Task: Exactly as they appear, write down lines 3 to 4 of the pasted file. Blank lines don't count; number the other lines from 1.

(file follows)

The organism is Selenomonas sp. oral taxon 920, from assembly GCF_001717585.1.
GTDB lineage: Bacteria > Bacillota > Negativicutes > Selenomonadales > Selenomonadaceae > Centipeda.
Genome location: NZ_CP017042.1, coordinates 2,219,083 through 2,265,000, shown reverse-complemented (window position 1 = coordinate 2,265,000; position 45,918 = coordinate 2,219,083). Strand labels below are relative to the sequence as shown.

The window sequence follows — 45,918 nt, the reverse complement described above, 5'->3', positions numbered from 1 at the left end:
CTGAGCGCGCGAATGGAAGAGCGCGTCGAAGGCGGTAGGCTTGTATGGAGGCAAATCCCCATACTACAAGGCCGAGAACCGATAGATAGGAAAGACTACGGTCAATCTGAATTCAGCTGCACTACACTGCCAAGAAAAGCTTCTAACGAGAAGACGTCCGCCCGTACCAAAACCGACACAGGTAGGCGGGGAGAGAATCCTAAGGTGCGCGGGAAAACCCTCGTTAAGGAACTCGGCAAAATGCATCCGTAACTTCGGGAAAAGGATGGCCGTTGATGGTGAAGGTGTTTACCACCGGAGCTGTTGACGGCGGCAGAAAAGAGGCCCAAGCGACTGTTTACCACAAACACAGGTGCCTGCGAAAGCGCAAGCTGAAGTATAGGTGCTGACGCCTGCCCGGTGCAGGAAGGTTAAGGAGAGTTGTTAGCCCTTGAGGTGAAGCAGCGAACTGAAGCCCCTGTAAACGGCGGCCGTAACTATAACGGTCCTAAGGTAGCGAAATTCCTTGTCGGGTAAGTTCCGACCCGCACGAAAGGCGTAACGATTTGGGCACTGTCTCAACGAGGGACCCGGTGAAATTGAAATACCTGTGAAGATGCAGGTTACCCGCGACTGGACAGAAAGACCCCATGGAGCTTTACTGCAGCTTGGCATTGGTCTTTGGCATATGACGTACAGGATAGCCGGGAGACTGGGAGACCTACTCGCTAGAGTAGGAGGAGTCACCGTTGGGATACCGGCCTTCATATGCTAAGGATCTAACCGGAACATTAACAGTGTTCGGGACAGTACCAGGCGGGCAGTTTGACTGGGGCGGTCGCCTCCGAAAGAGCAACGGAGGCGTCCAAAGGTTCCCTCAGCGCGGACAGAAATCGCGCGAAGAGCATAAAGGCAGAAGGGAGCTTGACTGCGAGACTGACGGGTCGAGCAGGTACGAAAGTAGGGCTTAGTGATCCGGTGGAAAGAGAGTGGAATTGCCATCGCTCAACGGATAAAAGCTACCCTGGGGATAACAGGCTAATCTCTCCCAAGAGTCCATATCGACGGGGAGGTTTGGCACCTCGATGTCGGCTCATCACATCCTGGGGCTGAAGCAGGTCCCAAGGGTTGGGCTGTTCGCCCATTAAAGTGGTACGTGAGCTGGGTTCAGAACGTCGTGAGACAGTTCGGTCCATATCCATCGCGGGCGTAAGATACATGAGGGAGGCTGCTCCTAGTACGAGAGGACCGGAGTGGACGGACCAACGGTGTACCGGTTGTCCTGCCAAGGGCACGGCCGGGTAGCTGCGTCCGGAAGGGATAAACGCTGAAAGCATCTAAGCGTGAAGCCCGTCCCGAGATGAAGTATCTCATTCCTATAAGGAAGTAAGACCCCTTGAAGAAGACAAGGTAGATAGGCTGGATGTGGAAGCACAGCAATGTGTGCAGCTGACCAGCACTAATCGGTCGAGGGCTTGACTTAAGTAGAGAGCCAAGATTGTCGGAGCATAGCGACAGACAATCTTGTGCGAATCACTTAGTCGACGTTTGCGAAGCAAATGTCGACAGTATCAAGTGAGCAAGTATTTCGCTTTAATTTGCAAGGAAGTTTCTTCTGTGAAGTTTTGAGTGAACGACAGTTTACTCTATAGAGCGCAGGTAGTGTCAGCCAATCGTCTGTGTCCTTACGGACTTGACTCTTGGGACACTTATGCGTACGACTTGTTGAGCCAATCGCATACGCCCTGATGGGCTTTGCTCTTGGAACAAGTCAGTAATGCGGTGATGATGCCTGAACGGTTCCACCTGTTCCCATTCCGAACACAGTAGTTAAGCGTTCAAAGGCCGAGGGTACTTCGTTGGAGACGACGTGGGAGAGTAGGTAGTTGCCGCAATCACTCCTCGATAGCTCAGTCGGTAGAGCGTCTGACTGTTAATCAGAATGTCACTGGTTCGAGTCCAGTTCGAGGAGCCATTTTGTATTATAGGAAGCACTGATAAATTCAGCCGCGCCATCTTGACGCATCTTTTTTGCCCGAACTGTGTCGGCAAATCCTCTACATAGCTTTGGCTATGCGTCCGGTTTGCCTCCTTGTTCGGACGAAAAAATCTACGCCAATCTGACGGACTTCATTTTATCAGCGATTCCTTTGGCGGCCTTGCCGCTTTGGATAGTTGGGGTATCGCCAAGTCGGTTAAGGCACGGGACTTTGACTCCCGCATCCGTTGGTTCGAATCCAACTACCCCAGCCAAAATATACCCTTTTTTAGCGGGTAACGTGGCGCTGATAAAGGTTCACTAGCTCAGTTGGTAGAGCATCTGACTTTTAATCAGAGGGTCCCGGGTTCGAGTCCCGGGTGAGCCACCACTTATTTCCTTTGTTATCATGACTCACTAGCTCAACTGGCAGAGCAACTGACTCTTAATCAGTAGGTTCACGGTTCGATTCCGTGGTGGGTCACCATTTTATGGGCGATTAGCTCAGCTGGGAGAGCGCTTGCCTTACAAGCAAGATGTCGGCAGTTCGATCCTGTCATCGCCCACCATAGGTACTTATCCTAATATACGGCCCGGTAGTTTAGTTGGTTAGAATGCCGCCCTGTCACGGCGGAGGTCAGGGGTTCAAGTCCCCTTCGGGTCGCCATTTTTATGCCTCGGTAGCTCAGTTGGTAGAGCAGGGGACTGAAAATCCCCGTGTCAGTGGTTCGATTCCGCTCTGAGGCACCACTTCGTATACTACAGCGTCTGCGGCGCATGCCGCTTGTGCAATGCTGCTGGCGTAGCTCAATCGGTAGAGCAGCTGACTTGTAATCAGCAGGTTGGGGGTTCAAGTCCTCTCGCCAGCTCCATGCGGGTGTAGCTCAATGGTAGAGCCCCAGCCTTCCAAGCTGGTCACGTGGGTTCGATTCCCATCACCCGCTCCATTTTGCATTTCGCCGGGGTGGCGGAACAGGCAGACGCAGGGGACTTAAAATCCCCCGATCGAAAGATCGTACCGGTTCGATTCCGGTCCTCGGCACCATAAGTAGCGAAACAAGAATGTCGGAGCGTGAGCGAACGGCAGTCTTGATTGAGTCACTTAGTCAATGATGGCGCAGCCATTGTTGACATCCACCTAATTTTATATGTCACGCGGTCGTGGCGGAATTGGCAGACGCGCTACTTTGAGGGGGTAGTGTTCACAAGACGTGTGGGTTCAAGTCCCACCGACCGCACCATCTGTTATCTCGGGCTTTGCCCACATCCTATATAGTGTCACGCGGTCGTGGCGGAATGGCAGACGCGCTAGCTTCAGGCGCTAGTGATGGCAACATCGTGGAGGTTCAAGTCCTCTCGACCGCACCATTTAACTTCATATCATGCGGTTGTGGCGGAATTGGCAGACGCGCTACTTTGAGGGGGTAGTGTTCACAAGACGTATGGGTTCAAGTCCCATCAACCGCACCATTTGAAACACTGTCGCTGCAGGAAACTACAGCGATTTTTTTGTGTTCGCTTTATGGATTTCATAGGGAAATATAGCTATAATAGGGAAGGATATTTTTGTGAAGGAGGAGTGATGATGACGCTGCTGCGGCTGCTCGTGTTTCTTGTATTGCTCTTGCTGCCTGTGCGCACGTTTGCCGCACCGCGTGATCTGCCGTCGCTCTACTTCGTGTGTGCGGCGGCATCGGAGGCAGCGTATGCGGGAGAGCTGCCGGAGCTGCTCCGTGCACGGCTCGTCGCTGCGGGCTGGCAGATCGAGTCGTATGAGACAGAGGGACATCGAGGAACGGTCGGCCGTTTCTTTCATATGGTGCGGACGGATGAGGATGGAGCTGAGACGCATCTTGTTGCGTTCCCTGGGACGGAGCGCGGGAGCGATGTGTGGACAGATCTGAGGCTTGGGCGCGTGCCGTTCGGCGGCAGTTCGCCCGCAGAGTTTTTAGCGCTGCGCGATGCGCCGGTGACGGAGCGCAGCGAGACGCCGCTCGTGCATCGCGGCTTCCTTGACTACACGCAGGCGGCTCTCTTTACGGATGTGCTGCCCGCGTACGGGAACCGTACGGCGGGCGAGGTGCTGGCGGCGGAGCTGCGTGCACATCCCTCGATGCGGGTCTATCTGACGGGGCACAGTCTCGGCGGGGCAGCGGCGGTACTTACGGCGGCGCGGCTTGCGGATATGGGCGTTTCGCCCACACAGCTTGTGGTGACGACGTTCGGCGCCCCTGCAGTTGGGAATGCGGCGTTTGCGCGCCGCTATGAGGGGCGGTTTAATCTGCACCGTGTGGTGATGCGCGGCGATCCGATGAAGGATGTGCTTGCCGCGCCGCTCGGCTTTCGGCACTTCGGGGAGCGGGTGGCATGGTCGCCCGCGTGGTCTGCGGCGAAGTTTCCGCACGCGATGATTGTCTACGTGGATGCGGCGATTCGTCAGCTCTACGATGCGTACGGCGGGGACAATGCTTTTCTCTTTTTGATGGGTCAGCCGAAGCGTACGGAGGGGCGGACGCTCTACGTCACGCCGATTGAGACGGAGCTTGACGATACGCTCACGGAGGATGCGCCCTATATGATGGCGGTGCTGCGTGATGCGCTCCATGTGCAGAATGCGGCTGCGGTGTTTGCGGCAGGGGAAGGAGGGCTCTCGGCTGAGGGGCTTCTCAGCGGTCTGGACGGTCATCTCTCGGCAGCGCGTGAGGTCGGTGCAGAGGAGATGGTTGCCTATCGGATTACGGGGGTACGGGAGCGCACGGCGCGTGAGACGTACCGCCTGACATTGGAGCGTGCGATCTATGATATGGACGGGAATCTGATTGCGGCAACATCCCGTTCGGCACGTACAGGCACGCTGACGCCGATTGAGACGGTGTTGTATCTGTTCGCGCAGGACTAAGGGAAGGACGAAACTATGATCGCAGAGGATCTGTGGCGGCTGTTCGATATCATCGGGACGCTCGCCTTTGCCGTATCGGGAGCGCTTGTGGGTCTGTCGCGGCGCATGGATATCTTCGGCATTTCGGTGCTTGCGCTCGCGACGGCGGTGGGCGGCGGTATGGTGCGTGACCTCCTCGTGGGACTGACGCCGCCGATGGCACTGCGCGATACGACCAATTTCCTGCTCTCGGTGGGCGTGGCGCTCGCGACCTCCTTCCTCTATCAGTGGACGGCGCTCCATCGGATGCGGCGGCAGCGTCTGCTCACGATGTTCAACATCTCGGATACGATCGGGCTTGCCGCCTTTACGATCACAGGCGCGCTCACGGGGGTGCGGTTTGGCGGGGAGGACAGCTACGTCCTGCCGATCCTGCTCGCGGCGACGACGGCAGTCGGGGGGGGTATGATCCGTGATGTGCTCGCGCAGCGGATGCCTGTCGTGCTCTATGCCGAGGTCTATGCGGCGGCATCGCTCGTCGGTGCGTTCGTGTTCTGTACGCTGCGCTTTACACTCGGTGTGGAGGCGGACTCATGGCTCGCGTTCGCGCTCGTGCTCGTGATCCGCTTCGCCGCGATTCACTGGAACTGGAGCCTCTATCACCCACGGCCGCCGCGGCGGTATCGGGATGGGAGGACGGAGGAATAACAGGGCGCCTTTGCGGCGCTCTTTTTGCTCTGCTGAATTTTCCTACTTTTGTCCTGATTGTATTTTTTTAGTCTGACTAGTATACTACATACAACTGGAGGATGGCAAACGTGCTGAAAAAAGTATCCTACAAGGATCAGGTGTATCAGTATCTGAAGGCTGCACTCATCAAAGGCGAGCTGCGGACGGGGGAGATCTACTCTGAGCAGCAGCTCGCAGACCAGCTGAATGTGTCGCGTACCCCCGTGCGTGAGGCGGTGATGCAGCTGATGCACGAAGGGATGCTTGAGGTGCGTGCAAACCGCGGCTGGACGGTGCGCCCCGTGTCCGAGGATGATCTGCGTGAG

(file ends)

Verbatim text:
Genome location: NZ_CP017042.1, coordinates 2,219,083 through 2,265,000, shown reverse-complemented (window position 1 = coordinate 2,265,000; position 45,918 = coordinate 2,219,083). Strand labels below are relative to the sequence as shown.

The window sequence follows — 45,918 nt, the reverse complement described above, 5'->3', positions numbered from 1 at the left end: